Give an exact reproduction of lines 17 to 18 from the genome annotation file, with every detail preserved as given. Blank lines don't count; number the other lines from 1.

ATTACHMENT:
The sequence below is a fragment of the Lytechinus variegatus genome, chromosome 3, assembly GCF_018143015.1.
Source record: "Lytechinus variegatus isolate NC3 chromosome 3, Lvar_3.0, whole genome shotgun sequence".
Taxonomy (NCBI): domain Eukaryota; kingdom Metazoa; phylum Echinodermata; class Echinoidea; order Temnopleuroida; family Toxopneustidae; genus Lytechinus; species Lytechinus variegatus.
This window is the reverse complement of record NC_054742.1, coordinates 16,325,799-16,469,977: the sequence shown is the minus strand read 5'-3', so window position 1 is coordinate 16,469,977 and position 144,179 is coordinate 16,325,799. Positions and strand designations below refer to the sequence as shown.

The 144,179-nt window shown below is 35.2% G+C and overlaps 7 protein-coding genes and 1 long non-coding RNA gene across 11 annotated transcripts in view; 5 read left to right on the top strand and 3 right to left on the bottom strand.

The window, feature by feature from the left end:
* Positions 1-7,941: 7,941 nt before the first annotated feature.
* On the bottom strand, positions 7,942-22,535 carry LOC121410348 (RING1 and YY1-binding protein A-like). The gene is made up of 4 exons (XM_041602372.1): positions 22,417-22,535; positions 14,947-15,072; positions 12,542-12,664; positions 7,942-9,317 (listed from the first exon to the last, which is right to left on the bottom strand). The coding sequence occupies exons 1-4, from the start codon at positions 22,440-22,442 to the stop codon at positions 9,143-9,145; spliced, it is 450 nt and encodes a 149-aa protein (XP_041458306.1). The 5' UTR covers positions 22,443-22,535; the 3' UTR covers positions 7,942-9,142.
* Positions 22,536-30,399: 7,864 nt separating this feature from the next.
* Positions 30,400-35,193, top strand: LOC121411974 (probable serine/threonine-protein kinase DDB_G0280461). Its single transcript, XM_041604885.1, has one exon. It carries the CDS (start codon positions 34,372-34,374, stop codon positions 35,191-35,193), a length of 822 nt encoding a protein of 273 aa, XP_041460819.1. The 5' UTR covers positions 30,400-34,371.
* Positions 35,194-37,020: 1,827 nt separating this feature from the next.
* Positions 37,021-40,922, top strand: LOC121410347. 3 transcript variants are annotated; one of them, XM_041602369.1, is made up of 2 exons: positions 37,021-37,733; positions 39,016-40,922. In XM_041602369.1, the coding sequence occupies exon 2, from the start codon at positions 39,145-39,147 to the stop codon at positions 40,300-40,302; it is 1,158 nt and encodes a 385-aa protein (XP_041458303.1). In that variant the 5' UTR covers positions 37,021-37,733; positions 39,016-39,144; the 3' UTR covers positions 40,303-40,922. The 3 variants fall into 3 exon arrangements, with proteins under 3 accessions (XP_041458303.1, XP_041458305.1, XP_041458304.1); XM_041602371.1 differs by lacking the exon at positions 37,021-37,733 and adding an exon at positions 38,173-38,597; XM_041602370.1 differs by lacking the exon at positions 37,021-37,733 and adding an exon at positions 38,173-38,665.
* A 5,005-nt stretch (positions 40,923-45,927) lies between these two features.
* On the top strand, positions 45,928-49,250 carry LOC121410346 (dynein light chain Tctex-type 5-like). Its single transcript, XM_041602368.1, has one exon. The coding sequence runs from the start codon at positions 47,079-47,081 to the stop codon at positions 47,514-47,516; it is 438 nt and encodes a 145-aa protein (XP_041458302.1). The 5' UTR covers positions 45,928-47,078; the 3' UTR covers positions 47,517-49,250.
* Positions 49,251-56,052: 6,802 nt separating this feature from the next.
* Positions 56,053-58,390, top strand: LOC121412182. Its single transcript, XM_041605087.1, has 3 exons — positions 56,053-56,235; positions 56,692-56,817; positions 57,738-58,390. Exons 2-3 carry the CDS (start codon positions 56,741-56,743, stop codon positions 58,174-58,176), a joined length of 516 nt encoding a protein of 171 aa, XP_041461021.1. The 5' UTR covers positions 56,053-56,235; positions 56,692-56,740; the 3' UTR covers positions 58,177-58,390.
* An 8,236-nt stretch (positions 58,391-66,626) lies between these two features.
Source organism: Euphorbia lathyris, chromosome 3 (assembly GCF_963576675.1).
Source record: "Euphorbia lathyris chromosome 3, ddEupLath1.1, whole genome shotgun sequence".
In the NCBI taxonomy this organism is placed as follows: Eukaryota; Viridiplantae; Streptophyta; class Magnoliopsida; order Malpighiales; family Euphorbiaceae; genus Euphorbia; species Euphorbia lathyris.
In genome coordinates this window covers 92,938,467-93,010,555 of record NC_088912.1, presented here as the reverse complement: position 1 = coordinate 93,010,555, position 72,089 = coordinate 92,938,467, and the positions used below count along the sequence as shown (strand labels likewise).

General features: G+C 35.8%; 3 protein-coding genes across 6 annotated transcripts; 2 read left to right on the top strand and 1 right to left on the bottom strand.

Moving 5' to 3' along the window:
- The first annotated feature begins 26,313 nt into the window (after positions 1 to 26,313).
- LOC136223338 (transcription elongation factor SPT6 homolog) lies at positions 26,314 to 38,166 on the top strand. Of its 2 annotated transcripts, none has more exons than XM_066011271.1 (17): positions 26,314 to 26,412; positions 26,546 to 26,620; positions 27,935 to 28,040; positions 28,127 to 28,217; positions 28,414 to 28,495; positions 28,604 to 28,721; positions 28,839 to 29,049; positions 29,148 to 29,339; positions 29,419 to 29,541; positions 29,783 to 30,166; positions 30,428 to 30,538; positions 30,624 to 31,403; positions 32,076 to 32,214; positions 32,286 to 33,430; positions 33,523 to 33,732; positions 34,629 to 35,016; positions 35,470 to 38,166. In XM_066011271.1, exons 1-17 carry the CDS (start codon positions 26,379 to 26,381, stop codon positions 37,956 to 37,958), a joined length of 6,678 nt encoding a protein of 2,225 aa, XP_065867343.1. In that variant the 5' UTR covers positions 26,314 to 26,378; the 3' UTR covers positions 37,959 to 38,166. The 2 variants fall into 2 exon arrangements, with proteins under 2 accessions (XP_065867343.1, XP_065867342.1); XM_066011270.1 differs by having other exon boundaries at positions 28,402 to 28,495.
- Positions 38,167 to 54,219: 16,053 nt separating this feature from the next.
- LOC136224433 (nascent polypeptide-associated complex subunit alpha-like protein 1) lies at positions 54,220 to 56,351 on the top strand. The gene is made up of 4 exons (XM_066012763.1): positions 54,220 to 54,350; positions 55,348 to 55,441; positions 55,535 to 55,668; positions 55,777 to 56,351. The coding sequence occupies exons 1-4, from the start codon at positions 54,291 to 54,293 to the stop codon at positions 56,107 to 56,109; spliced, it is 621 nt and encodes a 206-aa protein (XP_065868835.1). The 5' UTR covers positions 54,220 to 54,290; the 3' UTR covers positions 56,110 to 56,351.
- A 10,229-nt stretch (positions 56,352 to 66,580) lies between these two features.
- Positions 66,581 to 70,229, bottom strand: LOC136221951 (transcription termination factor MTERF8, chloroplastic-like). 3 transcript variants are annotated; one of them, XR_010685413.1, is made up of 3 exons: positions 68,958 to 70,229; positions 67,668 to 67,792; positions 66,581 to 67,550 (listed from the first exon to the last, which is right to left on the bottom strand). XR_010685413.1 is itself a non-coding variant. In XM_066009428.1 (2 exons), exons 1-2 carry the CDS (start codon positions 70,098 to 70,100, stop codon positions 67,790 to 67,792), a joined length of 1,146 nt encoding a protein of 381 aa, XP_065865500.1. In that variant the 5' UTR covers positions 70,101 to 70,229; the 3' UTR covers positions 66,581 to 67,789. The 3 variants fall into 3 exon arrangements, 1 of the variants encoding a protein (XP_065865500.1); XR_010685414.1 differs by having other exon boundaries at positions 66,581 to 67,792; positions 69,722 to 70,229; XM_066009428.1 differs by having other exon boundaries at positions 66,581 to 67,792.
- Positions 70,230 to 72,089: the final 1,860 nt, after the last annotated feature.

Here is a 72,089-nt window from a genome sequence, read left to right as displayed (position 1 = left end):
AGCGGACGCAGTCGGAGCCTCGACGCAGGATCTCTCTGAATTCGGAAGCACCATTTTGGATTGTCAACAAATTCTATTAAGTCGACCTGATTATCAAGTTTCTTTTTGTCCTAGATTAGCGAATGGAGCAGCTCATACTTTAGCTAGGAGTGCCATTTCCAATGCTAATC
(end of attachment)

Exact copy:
* An 8,236-nt stretch (positions 58,391-66,626) lies between these two features.
Source organism: Euphorbia lathyris, chromosome 3 (assembly GCF_963576675.1).